As the provider of Janitorial Products we have put together some information and a short Power Point presentation, to help our customers better understand their duties and responsibilities in relation to the safe use of cleaning products and to help them comply with COSHH.
In order for us to do this, we will need to look at the regulations covering the use of hazardous substances, namely COSHH and CHIP Regulations.
The way in which manager’s deal with the risks associated with these substances varies from company to company. This Blog is designed to help you understand the statutory obligation placed on your own company to provide a thorough and comprehensive COSHH Risk Assessment.
The management of risks within all industries is covered within the Health and Safety at Work Act 1974. Within this piece of legislation, specific guidelines apply to the safe use of hazardous substances. These are:
Control of Substances Hazardous to Health (COSHH) Regulations.
Using chemicals or hazardous substances at work can put people’s health at risk, so the law requires employers to control exposure to hazardous substances to prevent ill health. They have to protect both employees and others who may be exposed by complying with the Control of Substances Hazardous to Health Regulations.
COSHH is a useful tool of good management which sets basic measures that employers and sometimes employees, must take. These help individuals to assess risks, implement any measures to control exposure and establish good working practices.
Chemicals (Hazards Information and Packaging for Supply) Regulations 2002 (CHIP) compliment the COSHH regulations and place a duty on the supplier of chemical-based products to ensure their customers are provided with the information they need to protect themselves, others and the environment.
This is achieved by means of Safety Data Sheets and packaging labels for all products. In fact, Jangro, unlike most suppliers, also provides customers with this information in the form of a comprehensive CD-ROM.
What is Covered?
Under COSHH there is a range of substances regarded as hazardous to health: Substances used directly in work activities classified as dangerous to health under the Chemicals (Hazard Information and Packaging for Supply) Regulations. These can be identified by their warning label such as toxic, corrosive, irritant and harmful. The supplier must provide a safety data sheet for them.
Substances generated during work activities, like fumes, for which the law has prescribed workplace exposure limits.
Naturally occurring substances e.g. grain dust, if its average concentration in the air exceeds the levels specified in COSHH.
Biological agents such as bacteria and other micro-organisms, if they are directly connected with the work e.g. healthcare establishments.
In the case of cleaning products, it is generally considered good practice to cover all products containing any chemical. This is particularly important in areas where there are vulnerable people present who are much more likely to disregard or misunderstand any warning information on labels.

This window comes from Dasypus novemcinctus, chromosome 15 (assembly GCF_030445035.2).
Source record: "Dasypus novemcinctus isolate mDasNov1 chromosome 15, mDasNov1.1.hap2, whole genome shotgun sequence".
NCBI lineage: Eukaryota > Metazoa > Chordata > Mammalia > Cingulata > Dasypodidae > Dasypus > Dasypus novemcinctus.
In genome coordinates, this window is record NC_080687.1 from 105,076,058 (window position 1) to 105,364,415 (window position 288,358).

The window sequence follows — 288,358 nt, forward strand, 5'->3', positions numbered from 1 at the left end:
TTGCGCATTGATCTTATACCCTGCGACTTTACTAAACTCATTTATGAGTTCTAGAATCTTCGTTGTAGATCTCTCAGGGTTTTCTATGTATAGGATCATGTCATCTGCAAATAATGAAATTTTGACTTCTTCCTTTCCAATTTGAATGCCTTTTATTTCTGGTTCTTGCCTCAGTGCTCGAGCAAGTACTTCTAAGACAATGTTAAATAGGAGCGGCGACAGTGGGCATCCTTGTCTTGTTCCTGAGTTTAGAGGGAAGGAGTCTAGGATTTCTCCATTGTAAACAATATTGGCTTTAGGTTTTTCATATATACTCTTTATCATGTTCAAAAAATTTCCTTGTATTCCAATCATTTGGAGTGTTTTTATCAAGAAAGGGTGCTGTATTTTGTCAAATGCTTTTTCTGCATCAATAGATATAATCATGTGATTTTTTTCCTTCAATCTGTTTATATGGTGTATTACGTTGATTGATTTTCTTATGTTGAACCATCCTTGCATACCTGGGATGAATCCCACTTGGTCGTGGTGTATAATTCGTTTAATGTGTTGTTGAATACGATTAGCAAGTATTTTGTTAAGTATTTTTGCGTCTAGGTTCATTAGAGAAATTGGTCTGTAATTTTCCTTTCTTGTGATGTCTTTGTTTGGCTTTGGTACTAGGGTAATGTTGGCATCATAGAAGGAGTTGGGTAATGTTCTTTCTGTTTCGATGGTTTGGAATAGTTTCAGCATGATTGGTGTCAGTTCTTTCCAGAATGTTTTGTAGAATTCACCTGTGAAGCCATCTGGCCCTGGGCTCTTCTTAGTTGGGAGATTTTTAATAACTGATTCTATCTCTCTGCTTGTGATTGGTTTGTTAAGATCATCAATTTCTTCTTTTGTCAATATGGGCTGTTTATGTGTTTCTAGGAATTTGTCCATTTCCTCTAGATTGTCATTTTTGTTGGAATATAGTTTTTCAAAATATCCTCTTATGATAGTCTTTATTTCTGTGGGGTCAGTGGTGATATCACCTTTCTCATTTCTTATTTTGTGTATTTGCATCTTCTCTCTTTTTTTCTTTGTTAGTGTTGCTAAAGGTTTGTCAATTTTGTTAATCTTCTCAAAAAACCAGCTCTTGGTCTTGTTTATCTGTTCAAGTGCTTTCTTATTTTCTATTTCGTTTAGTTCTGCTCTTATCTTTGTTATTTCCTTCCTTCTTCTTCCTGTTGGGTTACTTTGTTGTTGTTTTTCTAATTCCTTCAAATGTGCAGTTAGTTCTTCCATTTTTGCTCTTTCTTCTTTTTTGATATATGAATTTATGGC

It should be pointed out that although some products contain substances that are considered hazardous, if they are used correctly and safely, the hazards associated with them are significantly reduced, if not removed completely.
Hazard Warning Symbols
Here are some of the hazardous warning symbols that you will meet. They all comprise of an orange box in which is found a black symbol. There are different symbols for different types of danger
The first is a black cross. There are in fact two symbols with a black cross. These indicate Irritant and harmful. Such products may cause itching or irritation. In extreme cases they can cause rashes or blotches on the skin. Fumes can also cause irritation to the respiratory tract.
Flammable products are most commonly associated with pressurised containers such as aerosols. More often than not the product itself may not be flammable more so the propellant gases contained within them.
Toxic – These are products which can cause death or chronic damage to health if inhaled, swallowed or absorbed through the skin. None of our products, however, are considered to be toxic although if ingested they can cause internal damage. This is due mainly to misuse of the chemicals and does not mean the products have to be registered as poisons.
Oxidising agents will react with acids and should not be stored close to them. Also, sanitising powders can contain oxidising agents which, if mixed with bleach, can lead to the emission of chlorine gas which can be deadly.
N.B. There are new international hazard symbols and warning and precautionary phrases that are to be used on labels which will eventually replace the danger signs, risk and safety phrases above. There will be a transitional period as these are gradually phased in. The changes have to be completed by Dec 2010 for substances and by December 2015 for preparations. As nearly all manufacturers are currently using the old symbols I have concentrated on these, but below you will find the new symbols.
New CLP symbols
You’ll see that the harmful symbol is missing. This has been replaced by the exclamation mark pictogram:
This pictogram will refer to less serious health hazards such as skin irritancy / sensitisation.
This pictogram reflects serious longer term health hazards such as carcinogenicity and respiratory sensitisation.
This pictogram means “Contains gas under pressure”
In the second part of this Blog I will look closely at the Safety Data Sheet and in detail at Risk Assessments and your legal responsibilities under COSHH. Read the part 2 & 3 of this blog by following the links below
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